A XENOPHOBIC HATEMONGER IS ABOUT TO TAKE OFFICE AS PRESIDENT OF THE UNITED STATES. For marginalized people in our society — the undocumented, African Americans, Muslims, Native Americans and many others — life has always been precarious. Now, all Americans are experiencing threats: to our healthcare, our basic rights, our principles of community and justice, and, for many, our physical safety. How to respond?
One urgent task, as Zack Exley writes, is to harness the legitimate grievances that carried Trump to victory. Many Trump voters, like the voters inspired by Bernie Sanders, were responding to economic populism. They are not to be shunned, but engaged as potential members of the resistance. And we must retire the current Democratic establishment in favor of one that represents the needs of working people.
At the same time, strong multiracial alliances must be forged to protect those most vulnerable under the new administration: the Muslims Trump wants to surveil, the black and brown neighborhoods he wants to aggressively police, the immigrants he wants to deport. We must take to the streets and stand with those who refuse to go back into the shadows, as Prerna Lal urges. Every day, our voices and our bodies will be needed.
The mainstream media and the political establishment pretend all is well. Hillary Clinton enjoined us to grant the next administration “an open mind.” No, we won’t. As Rick Perlstein writes, a Trump presidency cannot be normalized.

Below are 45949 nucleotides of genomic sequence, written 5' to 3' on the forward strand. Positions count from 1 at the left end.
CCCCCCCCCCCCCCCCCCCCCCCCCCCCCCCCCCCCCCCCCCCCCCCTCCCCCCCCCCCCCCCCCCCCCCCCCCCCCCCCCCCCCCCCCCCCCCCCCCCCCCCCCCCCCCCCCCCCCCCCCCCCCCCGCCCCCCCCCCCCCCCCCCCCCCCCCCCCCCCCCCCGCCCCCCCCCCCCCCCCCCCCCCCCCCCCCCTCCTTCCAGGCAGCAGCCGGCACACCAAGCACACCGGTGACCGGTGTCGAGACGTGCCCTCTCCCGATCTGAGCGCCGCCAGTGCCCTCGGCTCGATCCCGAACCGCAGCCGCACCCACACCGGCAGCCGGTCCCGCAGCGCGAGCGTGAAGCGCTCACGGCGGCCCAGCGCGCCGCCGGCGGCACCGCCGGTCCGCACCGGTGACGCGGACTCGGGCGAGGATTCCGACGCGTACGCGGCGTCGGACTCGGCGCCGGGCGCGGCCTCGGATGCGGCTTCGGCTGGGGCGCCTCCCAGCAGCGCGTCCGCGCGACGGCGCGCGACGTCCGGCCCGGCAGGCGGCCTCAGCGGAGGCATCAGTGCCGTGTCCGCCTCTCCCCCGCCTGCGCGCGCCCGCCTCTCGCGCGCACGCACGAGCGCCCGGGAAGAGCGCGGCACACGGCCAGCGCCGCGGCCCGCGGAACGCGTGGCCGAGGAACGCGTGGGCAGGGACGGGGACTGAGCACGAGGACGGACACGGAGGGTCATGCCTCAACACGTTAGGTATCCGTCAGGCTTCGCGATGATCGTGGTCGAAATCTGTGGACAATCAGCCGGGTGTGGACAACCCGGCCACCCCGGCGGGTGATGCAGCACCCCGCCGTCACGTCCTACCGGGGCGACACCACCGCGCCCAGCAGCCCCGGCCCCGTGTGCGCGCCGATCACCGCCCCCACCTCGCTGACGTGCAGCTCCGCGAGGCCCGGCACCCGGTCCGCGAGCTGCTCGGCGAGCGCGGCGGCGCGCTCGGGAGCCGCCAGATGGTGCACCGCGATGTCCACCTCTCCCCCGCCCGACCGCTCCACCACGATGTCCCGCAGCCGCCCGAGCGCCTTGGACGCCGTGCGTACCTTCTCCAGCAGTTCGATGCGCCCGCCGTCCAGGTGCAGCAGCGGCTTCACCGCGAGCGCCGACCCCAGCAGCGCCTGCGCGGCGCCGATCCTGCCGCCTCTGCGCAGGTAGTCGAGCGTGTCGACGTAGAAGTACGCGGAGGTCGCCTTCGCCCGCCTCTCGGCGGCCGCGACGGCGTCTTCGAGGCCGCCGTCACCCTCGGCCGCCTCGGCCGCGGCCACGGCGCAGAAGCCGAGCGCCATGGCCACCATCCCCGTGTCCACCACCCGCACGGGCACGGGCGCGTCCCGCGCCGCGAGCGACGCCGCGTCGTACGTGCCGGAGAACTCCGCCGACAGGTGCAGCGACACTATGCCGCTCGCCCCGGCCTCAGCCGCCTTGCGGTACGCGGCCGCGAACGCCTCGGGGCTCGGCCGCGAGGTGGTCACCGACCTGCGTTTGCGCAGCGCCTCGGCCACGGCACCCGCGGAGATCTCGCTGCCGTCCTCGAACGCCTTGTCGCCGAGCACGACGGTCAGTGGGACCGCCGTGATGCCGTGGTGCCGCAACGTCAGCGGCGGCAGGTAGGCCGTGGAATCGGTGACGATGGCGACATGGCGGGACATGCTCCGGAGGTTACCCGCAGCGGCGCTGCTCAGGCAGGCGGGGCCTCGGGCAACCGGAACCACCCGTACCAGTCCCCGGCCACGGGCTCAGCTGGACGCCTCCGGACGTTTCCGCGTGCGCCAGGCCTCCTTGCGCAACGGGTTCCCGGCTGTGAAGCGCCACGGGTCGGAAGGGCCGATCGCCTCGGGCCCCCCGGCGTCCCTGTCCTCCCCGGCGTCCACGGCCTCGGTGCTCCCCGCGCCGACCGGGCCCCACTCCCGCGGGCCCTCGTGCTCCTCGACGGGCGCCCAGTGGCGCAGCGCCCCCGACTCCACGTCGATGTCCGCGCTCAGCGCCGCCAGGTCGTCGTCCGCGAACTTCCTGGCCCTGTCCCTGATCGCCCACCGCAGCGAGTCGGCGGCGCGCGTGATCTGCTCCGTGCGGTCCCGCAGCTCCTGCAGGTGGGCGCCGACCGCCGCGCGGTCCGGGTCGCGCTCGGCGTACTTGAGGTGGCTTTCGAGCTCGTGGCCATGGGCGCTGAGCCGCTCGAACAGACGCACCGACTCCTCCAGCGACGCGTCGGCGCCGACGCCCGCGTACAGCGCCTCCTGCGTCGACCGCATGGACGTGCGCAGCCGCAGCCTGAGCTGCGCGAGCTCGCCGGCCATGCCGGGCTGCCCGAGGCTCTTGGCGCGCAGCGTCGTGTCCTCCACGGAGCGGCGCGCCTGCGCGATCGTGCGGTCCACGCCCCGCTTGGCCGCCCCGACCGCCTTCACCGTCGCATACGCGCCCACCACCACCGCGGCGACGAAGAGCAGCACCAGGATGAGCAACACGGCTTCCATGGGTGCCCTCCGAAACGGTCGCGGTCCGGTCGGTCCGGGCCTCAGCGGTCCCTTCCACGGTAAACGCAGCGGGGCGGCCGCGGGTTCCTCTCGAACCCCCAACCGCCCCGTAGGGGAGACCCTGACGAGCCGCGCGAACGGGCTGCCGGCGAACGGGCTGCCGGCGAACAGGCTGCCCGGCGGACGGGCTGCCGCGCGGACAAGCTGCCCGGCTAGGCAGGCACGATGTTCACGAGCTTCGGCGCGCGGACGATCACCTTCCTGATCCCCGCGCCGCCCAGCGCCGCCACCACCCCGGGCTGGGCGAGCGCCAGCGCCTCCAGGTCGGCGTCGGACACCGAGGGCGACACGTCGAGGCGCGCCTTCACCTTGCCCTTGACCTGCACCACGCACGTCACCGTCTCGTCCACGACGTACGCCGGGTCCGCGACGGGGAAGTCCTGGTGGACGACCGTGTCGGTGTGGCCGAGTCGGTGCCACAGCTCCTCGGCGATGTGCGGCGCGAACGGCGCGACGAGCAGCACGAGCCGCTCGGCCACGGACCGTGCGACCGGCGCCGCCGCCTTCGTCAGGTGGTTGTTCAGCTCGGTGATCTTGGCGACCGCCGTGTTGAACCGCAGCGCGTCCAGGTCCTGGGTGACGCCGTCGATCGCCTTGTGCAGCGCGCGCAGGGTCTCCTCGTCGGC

Here’s our counterproposal. Let’s instead keep an open mind to the new ideas and alliances rising out of the urgency of this moment. Let’s dare to imagine how our movements can emerge from this dark time stronger and less isolated. Let’s resist the urge to cocoon ourselves in our usual echo chambers. Let’s engage everyone we can to join us as we organize to protect the rights of immigrants, women, people of color, workers and LGBT people. Let’s advance our shared interest in economic justice.
Welcome to the resistance.
In this new book, longtime organizers and movement educators Mariame Kaba and Kelly Hayes examine the political lessons of the Covid-19 pandemic and its aftermath, including the convergence of mass protest and mass formations of mutual aid. Let This Radicalize You answers the urgent question: What fuels and sustains activism and organizing when it feels like our worlds are collapsing?
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